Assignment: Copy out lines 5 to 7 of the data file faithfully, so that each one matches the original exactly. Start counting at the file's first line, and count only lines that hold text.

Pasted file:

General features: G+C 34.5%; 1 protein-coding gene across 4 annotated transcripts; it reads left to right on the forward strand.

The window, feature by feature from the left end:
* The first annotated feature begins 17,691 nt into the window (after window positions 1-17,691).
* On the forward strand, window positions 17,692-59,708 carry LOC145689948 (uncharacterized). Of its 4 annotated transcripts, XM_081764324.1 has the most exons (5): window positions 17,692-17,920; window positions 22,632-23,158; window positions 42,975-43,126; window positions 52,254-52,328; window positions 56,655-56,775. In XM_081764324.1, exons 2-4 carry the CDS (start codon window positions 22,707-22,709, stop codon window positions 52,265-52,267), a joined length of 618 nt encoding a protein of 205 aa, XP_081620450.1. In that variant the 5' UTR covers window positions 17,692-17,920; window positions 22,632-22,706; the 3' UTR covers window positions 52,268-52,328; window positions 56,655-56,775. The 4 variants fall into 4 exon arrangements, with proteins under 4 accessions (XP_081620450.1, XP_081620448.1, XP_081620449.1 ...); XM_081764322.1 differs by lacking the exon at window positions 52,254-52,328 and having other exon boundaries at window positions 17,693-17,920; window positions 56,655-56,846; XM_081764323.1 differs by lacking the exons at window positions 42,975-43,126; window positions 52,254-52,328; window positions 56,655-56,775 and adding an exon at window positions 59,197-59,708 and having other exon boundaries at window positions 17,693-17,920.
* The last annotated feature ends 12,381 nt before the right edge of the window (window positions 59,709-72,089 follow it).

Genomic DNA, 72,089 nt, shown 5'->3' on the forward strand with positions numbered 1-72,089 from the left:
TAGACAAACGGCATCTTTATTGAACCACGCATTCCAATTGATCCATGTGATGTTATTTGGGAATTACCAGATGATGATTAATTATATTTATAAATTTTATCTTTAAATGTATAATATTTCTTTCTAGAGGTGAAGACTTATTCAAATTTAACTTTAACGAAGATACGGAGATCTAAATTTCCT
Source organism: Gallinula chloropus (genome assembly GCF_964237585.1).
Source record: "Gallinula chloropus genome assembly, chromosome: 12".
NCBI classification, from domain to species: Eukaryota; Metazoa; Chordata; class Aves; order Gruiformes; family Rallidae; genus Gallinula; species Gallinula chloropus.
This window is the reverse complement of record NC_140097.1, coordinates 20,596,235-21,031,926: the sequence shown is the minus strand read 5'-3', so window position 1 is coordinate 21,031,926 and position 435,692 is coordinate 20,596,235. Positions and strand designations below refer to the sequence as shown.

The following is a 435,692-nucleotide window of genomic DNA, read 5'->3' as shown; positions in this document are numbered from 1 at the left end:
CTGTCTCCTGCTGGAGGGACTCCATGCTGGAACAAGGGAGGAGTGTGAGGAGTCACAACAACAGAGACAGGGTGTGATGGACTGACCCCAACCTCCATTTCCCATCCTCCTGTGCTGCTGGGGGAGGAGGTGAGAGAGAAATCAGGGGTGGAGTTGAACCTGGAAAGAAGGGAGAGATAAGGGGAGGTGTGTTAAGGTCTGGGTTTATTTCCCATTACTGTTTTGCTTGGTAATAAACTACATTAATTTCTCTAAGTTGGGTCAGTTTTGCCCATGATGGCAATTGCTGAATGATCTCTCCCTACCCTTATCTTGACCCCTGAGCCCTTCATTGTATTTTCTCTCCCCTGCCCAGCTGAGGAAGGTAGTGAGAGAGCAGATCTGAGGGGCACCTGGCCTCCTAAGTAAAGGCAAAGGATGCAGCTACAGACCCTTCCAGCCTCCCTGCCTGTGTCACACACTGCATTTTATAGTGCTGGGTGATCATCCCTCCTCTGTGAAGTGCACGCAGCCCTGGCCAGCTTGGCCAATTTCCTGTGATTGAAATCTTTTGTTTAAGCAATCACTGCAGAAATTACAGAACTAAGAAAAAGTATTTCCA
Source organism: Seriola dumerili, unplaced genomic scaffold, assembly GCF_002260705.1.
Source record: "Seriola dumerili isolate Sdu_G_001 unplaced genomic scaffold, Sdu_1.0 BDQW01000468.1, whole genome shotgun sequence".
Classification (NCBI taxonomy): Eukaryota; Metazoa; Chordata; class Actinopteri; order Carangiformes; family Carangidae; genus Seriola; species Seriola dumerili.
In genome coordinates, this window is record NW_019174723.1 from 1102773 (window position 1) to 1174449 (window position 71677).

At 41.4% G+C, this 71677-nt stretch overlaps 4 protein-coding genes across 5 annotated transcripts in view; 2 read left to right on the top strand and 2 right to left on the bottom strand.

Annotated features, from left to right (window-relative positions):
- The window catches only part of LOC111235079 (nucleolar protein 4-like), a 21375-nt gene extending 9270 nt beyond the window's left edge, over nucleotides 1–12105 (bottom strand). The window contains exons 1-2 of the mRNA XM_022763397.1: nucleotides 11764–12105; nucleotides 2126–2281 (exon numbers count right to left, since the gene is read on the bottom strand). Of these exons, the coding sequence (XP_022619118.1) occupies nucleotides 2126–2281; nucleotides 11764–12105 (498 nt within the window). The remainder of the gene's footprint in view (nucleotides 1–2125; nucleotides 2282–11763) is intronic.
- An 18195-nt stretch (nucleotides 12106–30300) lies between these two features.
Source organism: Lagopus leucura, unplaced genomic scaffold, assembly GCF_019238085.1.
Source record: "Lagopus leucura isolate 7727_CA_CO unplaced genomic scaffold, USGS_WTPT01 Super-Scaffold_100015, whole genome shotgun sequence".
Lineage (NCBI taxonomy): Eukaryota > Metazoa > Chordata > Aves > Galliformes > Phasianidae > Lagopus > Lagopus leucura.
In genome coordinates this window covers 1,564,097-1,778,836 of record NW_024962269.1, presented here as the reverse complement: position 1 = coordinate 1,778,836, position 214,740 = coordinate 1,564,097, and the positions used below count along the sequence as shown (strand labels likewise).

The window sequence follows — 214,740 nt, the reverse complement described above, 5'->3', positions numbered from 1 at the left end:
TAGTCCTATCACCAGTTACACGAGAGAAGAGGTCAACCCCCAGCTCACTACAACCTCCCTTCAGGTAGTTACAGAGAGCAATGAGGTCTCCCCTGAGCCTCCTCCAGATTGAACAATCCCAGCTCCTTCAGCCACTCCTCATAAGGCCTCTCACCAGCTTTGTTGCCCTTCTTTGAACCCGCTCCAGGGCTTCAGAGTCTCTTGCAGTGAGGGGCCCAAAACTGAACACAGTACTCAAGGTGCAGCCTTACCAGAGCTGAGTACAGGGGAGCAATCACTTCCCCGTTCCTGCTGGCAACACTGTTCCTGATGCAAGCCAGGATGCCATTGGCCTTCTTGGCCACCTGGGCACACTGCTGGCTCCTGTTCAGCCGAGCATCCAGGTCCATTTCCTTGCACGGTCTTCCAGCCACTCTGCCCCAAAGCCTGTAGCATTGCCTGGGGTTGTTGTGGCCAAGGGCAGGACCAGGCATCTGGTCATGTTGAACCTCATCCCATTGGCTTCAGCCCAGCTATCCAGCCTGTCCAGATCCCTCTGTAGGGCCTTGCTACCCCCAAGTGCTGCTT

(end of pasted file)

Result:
* The last annotated feature ends 12,381 nt before the right edge of the window (window positions 59,709-72,089 follow it).

Genomic DNA, 72,089 nt, shown 5'->3' on the forward strand with positions numbered 1-72,089 from the left:
TAGACAAACGGCATCTTTATTGAACCACGCATTCCAATTGATCCATGTGATGTTATTTGGGAATTACCAGATGATGATTAATTATATTTATAAATTTTATCTTTAAATGTATAATATTTCTTTCTAGAGGTGAAGACTTATTCAAATTTAACTTTAACGAAGATACGGAGATCTAAATTTCCT